Mabinogion: The Game of Badger in the Bag

This story is part of the Mabinogion unit. Story source: The Mabinogion, translated by Lady Charlotte Guest (1877).

The Game of Badger in the Bag

So Gwawl went forth to his possessions, and Pwyll went also back to Dyved. And they both spent that year until it was the time for the feast at the palace of Heveydd Hen. Then Gwawl the son of Clud set out to the feast that was prepared for him, and he came to the palace and was received there with rejoicing.

Pwyll also, the Chief of Annwvyn, came to the orchard with his hundred knights as Rhiannon had commanded him, having the bag with him. And Pwyll was clad in coarse and ragged garments, and wore large clumsy old shoes upon his feet. And when he knew that the carousal after the meat had begun, he went towards the hall, and when he came into the hall, he saluted Gwawl the son of Clud, and his company, both men and women.

"Heaven prosper thee," said Gwawl, "and the greeting of Heaven be unto thee."

"Lord," said he, "may Heaven reward thee, I have an errand unto thee."

"Welcome be thine errand, and if thou ask of me that which is just, thou shalt have it gladly."

"It is fitting," answered he. "I crave but from want, and the boon that I ask is to have this small bag that thou seest filled with meat."

"A request within reason is this," said he, "and gladly shalt thou have it. Bring him food."

A great number of attendants arose and began to fill the bag, but for all that they put into it, it was no fuller than at first.

"My soul," said Gwawl, "will thy bag be ever full?"

"It will not, I declare to Heaven," said he, "for all that may be put into it, unless one possessed of lands and domains and treasure shall arise and tread down with both his feet the food that is within the bag and shall say, 'Enough has been put therein.'"

Then said Rhiannon unto Gwawl the son of Clud, "Rise up quickly."

"I will willingly arise," said he.

So he rose up and put his two feet into the bag. And Pwyll turned up the sides of the bag so that Gwawl was over his head in it. And he shut it up quickly, and slipped a knot upon the thongs, and blew his horn.

And thereupon, behold, his household came down upon the palace. And they seized all the host that had come with Gwawl and cast them into his own prison.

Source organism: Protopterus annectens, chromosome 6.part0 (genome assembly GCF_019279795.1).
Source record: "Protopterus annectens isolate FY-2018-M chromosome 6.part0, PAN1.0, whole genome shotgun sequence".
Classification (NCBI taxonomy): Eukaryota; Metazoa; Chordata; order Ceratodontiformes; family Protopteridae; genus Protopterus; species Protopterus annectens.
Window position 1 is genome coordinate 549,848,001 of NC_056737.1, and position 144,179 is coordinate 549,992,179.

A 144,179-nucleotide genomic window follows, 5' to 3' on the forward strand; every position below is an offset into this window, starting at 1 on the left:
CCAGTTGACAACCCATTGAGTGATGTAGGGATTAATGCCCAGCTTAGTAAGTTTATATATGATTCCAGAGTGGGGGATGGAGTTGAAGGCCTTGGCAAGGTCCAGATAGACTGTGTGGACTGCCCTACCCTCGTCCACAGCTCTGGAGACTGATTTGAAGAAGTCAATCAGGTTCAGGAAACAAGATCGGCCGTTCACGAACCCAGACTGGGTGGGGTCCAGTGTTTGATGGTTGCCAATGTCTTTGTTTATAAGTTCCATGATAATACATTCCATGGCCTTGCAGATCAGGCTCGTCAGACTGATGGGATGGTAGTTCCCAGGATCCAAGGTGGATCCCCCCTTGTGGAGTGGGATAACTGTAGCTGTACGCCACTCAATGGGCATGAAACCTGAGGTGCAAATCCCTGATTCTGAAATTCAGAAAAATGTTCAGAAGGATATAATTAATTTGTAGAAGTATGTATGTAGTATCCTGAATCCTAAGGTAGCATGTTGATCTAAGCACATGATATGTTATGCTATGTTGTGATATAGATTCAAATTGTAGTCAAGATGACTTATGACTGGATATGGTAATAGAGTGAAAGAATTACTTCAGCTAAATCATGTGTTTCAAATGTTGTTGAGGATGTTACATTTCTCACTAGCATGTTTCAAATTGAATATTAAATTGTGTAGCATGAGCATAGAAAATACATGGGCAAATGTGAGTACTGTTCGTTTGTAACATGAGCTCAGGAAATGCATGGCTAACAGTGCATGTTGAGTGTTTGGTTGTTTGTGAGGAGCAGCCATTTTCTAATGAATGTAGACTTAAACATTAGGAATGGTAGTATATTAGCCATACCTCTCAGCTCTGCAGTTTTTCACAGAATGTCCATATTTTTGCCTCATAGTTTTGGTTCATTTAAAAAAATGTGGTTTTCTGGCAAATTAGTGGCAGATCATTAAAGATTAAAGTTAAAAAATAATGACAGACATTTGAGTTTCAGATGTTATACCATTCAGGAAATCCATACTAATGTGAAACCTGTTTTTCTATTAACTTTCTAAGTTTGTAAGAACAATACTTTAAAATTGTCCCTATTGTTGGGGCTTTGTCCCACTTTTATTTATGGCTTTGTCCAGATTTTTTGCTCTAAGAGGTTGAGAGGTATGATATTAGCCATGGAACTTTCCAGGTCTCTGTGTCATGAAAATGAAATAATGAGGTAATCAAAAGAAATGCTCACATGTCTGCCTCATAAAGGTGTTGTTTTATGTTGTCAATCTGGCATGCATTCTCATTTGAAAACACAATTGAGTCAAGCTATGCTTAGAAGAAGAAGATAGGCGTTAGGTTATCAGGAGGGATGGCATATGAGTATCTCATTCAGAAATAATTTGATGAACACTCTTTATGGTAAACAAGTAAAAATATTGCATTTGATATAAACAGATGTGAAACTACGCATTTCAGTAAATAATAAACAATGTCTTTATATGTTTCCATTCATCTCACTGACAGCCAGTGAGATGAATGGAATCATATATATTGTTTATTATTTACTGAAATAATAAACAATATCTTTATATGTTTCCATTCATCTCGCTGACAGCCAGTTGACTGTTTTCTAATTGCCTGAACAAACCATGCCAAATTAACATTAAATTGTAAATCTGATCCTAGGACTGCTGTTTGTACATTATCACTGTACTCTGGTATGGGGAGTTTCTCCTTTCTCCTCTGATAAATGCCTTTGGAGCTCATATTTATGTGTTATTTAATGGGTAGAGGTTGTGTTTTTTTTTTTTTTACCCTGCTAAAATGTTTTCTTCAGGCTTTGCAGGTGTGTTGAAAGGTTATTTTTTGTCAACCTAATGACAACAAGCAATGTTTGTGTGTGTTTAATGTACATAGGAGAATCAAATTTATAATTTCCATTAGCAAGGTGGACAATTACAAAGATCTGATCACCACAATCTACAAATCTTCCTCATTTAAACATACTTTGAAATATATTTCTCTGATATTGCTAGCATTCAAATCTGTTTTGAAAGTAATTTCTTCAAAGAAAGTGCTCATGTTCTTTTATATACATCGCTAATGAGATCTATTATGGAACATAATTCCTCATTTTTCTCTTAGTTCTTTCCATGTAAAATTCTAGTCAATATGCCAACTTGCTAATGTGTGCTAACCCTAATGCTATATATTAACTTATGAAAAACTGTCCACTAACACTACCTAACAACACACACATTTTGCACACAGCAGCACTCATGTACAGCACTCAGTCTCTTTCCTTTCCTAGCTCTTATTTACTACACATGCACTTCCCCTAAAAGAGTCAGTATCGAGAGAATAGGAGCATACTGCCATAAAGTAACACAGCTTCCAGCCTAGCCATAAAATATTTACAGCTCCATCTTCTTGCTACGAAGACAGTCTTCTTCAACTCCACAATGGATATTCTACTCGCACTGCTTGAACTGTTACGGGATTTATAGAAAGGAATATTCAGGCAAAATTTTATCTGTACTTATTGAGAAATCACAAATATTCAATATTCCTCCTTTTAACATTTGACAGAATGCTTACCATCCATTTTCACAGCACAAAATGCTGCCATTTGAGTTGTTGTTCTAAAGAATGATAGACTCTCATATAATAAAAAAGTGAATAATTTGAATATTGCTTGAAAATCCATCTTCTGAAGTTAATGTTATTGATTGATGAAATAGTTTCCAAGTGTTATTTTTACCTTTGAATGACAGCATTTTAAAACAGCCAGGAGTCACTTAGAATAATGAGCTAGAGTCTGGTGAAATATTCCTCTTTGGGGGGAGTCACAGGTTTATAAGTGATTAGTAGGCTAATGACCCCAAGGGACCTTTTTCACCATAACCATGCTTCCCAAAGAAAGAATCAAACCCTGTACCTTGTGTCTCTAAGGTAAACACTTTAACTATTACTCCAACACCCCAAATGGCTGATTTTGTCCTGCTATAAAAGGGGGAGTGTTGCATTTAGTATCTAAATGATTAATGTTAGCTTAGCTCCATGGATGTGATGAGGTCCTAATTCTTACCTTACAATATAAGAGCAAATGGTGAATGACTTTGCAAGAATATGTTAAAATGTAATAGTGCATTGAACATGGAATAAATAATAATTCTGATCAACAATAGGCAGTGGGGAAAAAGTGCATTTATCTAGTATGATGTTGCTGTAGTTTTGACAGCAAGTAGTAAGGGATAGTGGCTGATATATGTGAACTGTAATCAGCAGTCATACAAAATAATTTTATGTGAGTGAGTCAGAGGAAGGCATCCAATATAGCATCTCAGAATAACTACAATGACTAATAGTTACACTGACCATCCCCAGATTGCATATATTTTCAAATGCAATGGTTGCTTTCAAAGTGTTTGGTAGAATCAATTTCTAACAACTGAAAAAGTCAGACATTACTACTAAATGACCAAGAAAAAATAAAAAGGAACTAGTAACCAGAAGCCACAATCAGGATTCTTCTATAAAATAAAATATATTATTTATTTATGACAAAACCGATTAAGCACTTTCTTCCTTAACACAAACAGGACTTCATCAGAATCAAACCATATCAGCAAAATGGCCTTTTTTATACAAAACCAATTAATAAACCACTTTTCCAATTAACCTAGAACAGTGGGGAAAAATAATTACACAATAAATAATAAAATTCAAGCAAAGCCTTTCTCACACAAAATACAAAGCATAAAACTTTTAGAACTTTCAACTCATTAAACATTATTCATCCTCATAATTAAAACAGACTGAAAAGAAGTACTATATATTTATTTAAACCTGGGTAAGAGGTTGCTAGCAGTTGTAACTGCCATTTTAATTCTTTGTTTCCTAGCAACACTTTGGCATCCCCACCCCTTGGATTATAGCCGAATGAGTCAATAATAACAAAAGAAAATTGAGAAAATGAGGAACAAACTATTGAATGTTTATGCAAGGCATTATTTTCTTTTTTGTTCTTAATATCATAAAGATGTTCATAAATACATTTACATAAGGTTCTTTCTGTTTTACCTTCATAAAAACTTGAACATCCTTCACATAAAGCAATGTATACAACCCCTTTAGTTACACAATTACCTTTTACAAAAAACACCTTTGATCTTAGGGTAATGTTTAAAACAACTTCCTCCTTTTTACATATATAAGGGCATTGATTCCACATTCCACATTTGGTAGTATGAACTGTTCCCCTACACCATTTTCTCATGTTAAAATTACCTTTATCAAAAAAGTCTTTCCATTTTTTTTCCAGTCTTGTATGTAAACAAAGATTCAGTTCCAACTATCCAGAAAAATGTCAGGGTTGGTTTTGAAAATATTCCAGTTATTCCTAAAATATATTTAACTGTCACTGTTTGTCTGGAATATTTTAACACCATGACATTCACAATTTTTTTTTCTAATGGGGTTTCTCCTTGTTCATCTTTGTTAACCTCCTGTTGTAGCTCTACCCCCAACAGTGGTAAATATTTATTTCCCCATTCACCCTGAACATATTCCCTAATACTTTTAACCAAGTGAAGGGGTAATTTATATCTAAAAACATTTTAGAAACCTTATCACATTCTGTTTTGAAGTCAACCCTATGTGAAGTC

And Pwyll threw off his rags, and his old shoes, and his tattered array, and, as they came in, every one of Pwyll's knights struck a blow upon the bag and asked, "What is here?"

"A Badger," said they. And in this manner they played, each of them striking the bag either with his foot or with a staff. And thus played they with the bag.

Every one as he came in asked, "What game are you playing at thus?"

"The game of Badger in the Bag," said they. And then was the game of Badger in the Bag first played.

"Lord," said the man in the bag, "if thou wouldest but hear me, I merit not to be slain in a bag."

Said Heveydd Hen, "Lord, he speaks truth. It were fitting that thou listen to him, for he deserves not this."

"Verily," said Pwyll, "I will do thy counsel concerning him."

"Behold this is my counsel then," said Rhiannon; "thou art now in a position in which it behoves thee to satisfy suitors and minstrels: let him give unto them in thy stead and take a pledge from him that he will never seek to revenge that which has been done to him. And this will be punishment enough."

"I will do this gladly," said the man in the bag.

"And gladly will I accept it," said Pwyll, "since it is the counsel of Heveydd and Rhiannon."

"Such then is our counsel," answered they.

"I accept it," said Pwyll. "Seek thyself sureties."

"We will be for him," said Heveydd, "until his men be free to answer for him."

And upon this he was let out of the bag, and his liegemen were liberated.

"Demand now of Gwawl his sureties," said Heveydd; "we know which should be taken for him."

And Heveydd numbered the sureties.

Said Gwawl, "Do thou thyself draw up the covenant."

"It will suffice me that it be as Rhiannon said," answered Pwyll. So unto that covenant were the sureties pledged.

"Verily, Lord," said Gwawl, "I am greatly hurt, and I have many bruises. I have need to be anointed; with thy leave, I will go forth. I will leave nobles in my stead to answer for me in all that thou shalt require."

"Willingly," said Pwyll, "mayest thou do thus."

So Gwawl went towards his own possessions.


(800 words)


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